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5 chefs share creative ways to transform Thanksgiving leftovers, the best part of the feast

How Thanksgiving almost didn’t happen in the South

Thanksgiving is a nationally recognized holiday celebrated each year in November, but for a period of time in American history, the South resisted the celebration.
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Thanksgiving is a nationally recognized holiday celebrated each year in November, but for a period of time in American history, the South resisted the celebration.

There are other ways to use Thanksgiving leftovers than eating them cold from the fridge at 2 in the morning.

That’s fine, of course, but you can do better. We can all do better.

The land beyond the food coma is a wondrous, delicious place, a sprawling canvas of carbs calling out for creative inspiration. Therein lies redemption for bone-dry turkey, second chances for gummy potatoes, new life for the heroes and villains of the Thanksgiving feast.

Most sequels stink, driven by money-grabbing cynics turning out hollow husks of the original.

But every so often, the next chapter deepens the story, revealing more truth and humanity within the characters we love. The day after Thanksgiving, that truth gets covered in gravy.

We’ve asked some of the most creative chefs in the Triangle for a few tips and tricks for reinventing Thanksgiving.

Beth Little John, Player’s Retreat in Raleigh

“One time I took the leftover bones and made a ramen broth,” said the Raleigh chef. “I got some ramen noodles and diced up the roasted sweet potatoes and bits of turkey, took the turkey skin and crisped it up in the oven and made Thanksgiving ramen. It was pretty awesome.”

Matt Kelly, Durham chef and restaurant owner

Kelly is the owner of Mateo Tapas, St. James Seafood and other Durham restaurants.

“Turkey gumbo and the inevitable turkey sandwiches. Also the leftovers taste just as good or even better the next day, kind of like the Sunday sauce. My mom used to make turkey soup, in the style of chicken soup, and turkey and dumplings, which was my favorite as a kid. I don’t dare try to make them. She makes the best dumplings.”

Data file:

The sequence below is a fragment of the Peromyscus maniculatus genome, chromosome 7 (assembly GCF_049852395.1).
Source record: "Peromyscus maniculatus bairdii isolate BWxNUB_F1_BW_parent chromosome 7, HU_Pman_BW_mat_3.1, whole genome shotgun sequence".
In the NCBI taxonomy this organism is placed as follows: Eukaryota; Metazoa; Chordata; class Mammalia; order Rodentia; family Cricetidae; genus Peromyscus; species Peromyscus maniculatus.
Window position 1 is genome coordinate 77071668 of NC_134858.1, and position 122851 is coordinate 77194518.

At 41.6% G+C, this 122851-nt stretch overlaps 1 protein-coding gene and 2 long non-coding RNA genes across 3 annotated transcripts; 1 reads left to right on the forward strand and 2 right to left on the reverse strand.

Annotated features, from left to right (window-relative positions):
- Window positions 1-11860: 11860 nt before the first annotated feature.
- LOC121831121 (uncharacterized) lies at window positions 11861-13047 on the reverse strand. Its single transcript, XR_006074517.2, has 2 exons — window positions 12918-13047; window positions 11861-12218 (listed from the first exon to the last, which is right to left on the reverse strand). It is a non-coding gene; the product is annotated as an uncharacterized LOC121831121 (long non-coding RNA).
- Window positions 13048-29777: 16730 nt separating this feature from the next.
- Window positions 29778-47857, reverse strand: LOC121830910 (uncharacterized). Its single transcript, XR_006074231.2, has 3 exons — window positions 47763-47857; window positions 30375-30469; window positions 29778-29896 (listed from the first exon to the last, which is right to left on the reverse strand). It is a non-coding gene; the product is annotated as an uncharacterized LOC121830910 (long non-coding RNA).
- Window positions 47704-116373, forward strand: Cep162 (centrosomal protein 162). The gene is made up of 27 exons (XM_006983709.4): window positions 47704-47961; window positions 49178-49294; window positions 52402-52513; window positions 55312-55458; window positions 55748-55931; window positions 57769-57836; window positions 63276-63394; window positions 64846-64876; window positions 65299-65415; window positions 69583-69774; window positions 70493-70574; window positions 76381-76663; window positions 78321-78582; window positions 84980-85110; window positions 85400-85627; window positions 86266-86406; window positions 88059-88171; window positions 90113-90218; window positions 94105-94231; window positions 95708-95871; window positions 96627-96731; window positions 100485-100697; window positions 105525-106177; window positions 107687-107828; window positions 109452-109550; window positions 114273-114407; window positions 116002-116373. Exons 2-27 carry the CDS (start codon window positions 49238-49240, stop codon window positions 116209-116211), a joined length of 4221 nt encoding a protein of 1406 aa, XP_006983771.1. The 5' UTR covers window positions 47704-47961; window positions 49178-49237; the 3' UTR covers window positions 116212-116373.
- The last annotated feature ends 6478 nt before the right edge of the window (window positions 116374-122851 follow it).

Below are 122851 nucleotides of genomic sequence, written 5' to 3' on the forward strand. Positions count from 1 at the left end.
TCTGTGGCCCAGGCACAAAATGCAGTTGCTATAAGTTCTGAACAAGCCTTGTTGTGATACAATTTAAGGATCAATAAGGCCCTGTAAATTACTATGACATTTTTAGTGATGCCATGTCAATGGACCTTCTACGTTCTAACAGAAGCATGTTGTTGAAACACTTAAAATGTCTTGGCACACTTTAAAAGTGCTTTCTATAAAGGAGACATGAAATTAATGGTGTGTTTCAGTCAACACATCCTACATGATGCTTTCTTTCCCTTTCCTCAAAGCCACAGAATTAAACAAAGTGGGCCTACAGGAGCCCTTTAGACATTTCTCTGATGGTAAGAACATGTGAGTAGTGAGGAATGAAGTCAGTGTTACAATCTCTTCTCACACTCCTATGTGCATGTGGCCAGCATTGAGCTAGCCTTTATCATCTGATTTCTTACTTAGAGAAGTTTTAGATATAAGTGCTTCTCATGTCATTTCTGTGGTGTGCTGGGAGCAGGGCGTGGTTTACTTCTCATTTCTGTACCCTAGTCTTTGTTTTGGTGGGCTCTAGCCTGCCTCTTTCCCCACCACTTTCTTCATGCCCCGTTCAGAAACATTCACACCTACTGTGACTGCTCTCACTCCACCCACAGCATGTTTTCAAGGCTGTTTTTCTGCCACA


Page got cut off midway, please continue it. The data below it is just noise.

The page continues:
Kim Hunter, Umma Foods in Raleigh

Hunter owned Kimbap in Raleigh but now runs a food truck and teaches dumpling classes.

“We have a pretty big family, so I can’t remember the last time we had many leftovers. But if anything, there’s turkey left. One thing I would make is a turkey congee, the rice porridge. You could use the gravy, the turkey drippings in the porridge liquid, put some scallions and an egg on top.

“You know, I think I’ll make that this year.”

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Justin Burdett, Crook’s Corner in Chapel Hill

Burdett, from Asheville, works at Crook’s Corner. In January, he will become the third chef to lead the restaurant, replacing longtime chef Bill Smith, who will step out of the kitchen full time after more than 25 years.

“As far as transforming leftovers, one of the things I think is great is taking cranberry sauce — it needs to be fresh cranberry sauce, not the canned kind — adding a lot of hot peppers and making a kind of cranberry chutney,” he said. “I do the cranberry sauce with some orange and cinnamon and then add a ton of jalapenos. It goes really well with a triple cream-style cheese. That creamy unctuousness and the acid and heat play well together.

“I also like a roasted Brussels sprout gratin, taking the roasted Brussels sprouts and putting them in a baking dish with some Parmesan and a little cream. The sprouts are already cooked, but you add some pecans, pomegranate seeds, some blue cheese, it turns into a little casserole.”

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Coleen Speaks, owner of Posh Nosh Catering and Hummingbird in Raleigh

Speaks’ Hummingbird restaurant and cocktail bar is celebrating its one-year anniversary on Black Friday.

“I always make my gumbo. I probably eat too much gumbo as it is; I always make it at Halloween and on Thanksgiving you just have that giant carcass. That giant carcass screams gumbo to me. So I make a turkey gumbo, with bits of the turkey and andouille sausage.”

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Drew Jackson; 919-829-4707; @jdrewjackson
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